First, remarkable content attracts links from other websites pointing to your website. In other words, you want your content to prompt other content producers on the Web to “remark” about your products and services and link back to your site. Every one of these links (remarks) gives you a double win: The links send you qualified visitors, and they signal to Google that your website is worthy of ranking for important keywords in your market. More links equals more traffic from relevant sites, in addition to more traffic from Google via search-double win!
Second, remarkable content is easily and quickly spread on social media sites, such as Twitter, YouTube, Digg, Reddit, Facebook, among others. If you create a remarkable blog article or whitepaper, it will spread like wild fire within your market today, relative to how quickly it would have spread just a few years ago.
Building a Content Factory
To make this double win work for your company, you need to create lots of remarkable content. The people who win really big on the Web are the media/content companies (e.g., Wikipedia, New York Times, Tech Crunch, etc.) who have a factory for creating new content. Each piece of content that has links to it can be found through those sites linking to it and through Google, and it can be spread virally through social media sites. A savvy inbound marketer learns from the media companies and is half traditional marketer and half content creation factory.
The nice thing about remarkable content with lots of links to it is that the links never go away; as you create more content, it just produces more qualified traffic on top of the traffic you are getting on your older content. Remarkable content works in the exact opposite way of paid advertising where you pay and have to keep paying to get more visitors to your site. Remarkable content is the gift that keeps on giving, so you need to become really good at creating lots of it!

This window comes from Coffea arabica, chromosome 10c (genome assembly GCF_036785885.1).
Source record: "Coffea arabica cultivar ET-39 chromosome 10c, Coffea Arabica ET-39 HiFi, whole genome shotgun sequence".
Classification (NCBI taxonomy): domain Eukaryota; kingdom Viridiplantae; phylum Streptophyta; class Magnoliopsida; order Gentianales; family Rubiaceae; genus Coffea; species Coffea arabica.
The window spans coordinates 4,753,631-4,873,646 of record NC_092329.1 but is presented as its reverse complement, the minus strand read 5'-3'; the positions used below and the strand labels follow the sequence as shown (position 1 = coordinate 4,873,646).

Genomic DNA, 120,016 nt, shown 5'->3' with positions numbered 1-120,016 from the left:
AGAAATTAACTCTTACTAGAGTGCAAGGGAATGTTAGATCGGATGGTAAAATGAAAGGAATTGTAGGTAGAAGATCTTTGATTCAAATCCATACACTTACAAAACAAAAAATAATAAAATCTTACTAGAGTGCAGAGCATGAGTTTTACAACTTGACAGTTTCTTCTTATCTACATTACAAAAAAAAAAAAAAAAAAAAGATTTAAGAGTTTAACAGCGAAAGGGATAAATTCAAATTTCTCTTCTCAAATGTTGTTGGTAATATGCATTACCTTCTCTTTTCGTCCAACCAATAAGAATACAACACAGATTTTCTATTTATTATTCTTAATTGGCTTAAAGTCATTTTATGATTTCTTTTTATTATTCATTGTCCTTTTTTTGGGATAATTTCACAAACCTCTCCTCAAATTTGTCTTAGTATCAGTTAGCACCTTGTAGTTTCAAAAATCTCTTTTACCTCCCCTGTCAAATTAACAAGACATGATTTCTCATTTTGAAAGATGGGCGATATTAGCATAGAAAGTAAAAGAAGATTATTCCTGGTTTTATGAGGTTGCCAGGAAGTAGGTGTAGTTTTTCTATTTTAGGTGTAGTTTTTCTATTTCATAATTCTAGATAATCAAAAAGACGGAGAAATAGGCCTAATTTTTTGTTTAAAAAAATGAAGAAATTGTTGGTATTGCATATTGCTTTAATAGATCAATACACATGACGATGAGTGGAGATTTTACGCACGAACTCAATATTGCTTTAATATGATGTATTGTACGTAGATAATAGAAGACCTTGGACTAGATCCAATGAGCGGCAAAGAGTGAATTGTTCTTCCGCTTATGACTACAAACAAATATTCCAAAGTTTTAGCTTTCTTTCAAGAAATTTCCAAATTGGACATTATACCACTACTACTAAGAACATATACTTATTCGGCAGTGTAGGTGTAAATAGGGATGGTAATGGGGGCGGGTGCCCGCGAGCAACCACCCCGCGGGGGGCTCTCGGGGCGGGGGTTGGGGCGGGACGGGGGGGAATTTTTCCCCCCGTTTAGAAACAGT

Variety Is the Spice of Life
To keep things simple, create content that you can produce rapidly and that people can effectively spread online. Here are some examples:
- Blog articles- One-page articles on topics related to your industry.
- White papers- Five-to seven-page papers that educate your marketplace on an industry trend, challenge, etc. White papers shouldn’t be about products.
- Videos- Short two-to three-minute videos about your industry. Product videos are good too, but do not spread as easily.
- Webinars-Live online PowerPoint presentations on an industry topic.
- Podcasts-Ten-to twenty-minute audio programs or an interview with industry experts similar to radio shows.
- Webcasts-Live video shows viewed online.
You Gotta Give to Get
The counter-intuitive thing about remarkable content is that the more you give, the more you get. The more remarkable the content and the more transparent you are about your remarkable content, the more links to your site and the better it will rank in the searchengines. Think about the Grateful Dead from the previous post-they gave away lots of content and business came back to them in spades.